Most adults have a checking account, a savings account, and know how to buy a certificate of deposit. However, if you ask them what an annuity is, you will probably get some shrugs.
Annuities are often misunderstood, so in this article we’re going to cover the basics of what is an annuity, the different types of annuities, and how annuities work.
What is an Annuity?
An annuity is an insurance contract that provides a guaranteed stream of income for a specified period of time or for life. A guaranteed steady stream of income is the holy grail of financial planning, so why isn’t everyone flooding insurance companies to buy an annuity? Because any type of “guarantee” comes at a high cost, and not everyone will need a guarantee.
A financially savvy person saving responsibly for retirement might be able to self-insure instead of buying an annuity. On top of that, annuities are complex and there are different varieties of annuities with hundreds of options, riders, disclaimers, footnotes, and contingencies.
How Do Annuities Work?
To understand how annuities work, you first need to understand the two main types of annuities:
1. Immediate annuity
If you need a guaranteed stream of income right away, you can convert a lump sum of money to an immediate annuity that pays out monthly, quarterly, or annually. You can opt to get payments for a fixed number of years or until you die. Yes, if you have retirement savings, you can start drawing down from that, but there is always the risk of running out of money before you die.
2. Deferred annuity
If you are years away from retirement and want to make sure you have a guaranteed income source in retirement, you can get a deferred annuity. The cash you invest grows tax deferred within the annuity (similar to your 401k) so you receive payments at a later date.
Read More: Do I Have to Buy an Annuity?
More Options to Consider
Purchasing an annuity isn’t as easy as deciding whether you simply want an immediate or deferred annuity. Here are some more annuity options you should consider:
- Single premium – You buy an annuity using a lump sum of money.
- Flexible premium – You make multiple premium payments to the insurance company.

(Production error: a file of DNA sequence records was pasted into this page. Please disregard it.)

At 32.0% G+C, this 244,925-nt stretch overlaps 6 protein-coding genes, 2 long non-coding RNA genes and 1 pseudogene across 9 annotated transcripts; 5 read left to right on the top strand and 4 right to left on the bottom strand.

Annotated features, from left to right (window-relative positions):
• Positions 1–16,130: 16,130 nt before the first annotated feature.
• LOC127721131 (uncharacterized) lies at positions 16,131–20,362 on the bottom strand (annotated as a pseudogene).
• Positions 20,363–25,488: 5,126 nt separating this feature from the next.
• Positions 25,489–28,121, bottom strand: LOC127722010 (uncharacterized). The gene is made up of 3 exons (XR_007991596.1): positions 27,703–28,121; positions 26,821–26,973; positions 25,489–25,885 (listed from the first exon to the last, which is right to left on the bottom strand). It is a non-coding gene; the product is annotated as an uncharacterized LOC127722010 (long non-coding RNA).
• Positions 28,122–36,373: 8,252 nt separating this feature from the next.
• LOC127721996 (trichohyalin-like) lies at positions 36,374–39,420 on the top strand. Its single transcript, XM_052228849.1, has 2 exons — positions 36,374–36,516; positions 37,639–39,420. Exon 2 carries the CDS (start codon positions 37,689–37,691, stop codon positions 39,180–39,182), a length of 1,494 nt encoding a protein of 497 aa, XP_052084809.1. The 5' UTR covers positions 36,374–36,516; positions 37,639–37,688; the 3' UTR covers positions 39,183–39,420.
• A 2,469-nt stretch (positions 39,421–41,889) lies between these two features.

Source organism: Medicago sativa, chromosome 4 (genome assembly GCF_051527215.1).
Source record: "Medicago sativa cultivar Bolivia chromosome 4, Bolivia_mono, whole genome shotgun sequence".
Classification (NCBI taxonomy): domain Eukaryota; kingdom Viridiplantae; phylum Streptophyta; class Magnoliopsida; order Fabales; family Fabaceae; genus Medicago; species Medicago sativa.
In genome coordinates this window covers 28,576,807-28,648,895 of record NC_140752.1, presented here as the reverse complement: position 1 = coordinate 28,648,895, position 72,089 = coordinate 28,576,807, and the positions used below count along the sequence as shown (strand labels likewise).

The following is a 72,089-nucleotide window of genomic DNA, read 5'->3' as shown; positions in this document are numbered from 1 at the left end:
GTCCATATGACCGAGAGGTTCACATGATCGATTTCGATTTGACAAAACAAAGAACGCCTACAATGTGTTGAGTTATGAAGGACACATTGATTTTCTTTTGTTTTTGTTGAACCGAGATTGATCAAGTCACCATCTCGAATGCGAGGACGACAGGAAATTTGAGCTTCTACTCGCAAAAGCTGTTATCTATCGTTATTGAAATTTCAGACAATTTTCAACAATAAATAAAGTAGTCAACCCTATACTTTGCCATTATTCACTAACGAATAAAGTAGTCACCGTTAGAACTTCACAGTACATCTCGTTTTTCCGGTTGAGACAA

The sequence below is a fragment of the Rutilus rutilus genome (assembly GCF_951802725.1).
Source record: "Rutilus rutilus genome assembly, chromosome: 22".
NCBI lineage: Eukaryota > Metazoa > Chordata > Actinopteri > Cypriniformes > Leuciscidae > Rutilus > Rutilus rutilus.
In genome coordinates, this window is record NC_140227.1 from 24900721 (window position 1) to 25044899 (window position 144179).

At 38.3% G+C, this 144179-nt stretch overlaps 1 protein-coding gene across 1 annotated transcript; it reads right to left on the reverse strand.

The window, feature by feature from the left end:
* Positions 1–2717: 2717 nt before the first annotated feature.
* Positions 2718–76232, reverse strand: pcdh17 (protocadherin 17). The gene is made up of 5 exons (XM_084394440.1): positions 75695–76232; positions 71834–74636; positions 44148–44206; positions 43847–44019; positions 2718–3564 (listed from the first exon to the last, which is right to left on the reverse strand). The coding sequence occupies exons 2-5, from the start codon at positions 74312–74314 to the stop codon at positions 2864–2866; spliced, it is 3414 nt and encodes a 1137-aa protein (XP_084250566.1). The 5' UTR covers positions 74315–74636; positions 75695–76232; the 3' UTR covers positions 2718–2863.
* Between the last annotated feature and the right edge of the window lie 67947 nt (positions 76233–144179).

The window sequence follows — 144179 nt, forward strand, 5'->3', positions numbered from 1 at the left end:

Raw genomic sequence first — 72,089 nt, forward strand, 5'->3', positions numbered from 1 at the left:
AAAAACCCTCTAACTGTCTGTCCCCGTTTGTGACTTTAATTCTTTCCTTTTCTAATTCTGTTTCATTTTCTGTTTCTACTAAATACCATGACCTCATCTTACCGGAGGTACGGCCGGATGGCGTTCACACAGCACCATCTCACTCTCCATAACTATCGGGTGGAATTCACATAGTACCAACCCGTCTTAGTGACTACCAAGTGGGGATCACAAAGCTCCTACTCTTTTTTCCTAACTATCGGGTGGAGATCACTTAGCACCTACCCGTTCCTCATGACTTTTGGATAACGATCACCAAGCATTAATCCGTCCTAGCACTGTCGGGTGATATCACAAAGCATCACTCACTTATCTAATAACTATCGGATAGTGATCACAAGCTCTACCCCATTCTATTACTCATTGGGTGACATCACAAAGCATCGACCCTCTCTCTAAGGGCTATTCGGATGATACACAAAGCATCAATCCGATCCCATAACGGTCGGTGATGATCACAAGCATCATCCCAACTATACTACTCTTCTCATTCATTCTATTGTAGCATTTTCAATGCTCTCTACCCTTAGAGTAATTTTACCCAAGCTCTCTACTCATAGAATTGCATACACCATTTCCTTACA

- Fixed – Your money will earn a fixed interest rate set by the insurance company. When you begin receiving income, a fixed payment is guaranteed.
- Variable – Your money will be split into sub-accounts depending on your risk level and invested in stocks, bonds or other investments. The annuity pays a minimum level of income, which could go up depending on the performance of the sub-accounts. The downside is these typically have substantially higher fees than mutual funds.
- Equity-Indexed – A variation of a fixed annuity where the interest rate is based on an outside index, such as a stock market index. Similar to variable annuities, this product pays a minimum rate, which might go up if the index performs better.
- Lifetime income – You receive income as long as you live, even if payments exceed the amount of money you put into the annuity. If you buy an installment refund rider, your beneficiaries will continue to receive payments even after you die until the total amount paid to you and your beneficiaries equals the premium. If you didn’t buy a rider, the insurance company will keep the money.
- Joint and lifetime income – Provides income as long as you or the survivor live.
As with any contract you sign or any financial product you buy, it’s always wise to ask questions and thoroughly understand what you’re buying. Yes, there are regulations in place to protect consumers up to a certain extent, but no one cares more about your money than you do.
So before you buy an annuity, make sure you understand what you’re buying and that you’ve done your research and believe you are a good candidate for the product. (If you need assistance with this, talk to a fee-only financial advisor.) Also make sure you are buying a product that is suitable for your needs and matches your goals and that you’re buying it from the best possible source, taking the fees and risks into consideration.
Here are a few questions to ask as you perform research:
- How will an annuity help my retirement?
- Is the annuity adjusted for inflation?
- What is my risk tolerance and how will buying an annuity influence this versus investing in a mutual fund?
- How much money should I put into an annuity?
- What is the rating and strength of the annuity issuer and what are the fees?
If you are considering purchasing an annuity, make sure you are aware of the potential benefits and drawbacks and how it fits into your overall retirement plan. Being fully informed is crucial, so it’s best to consult a trusted financial advisor to help you understand the complex world of annuities.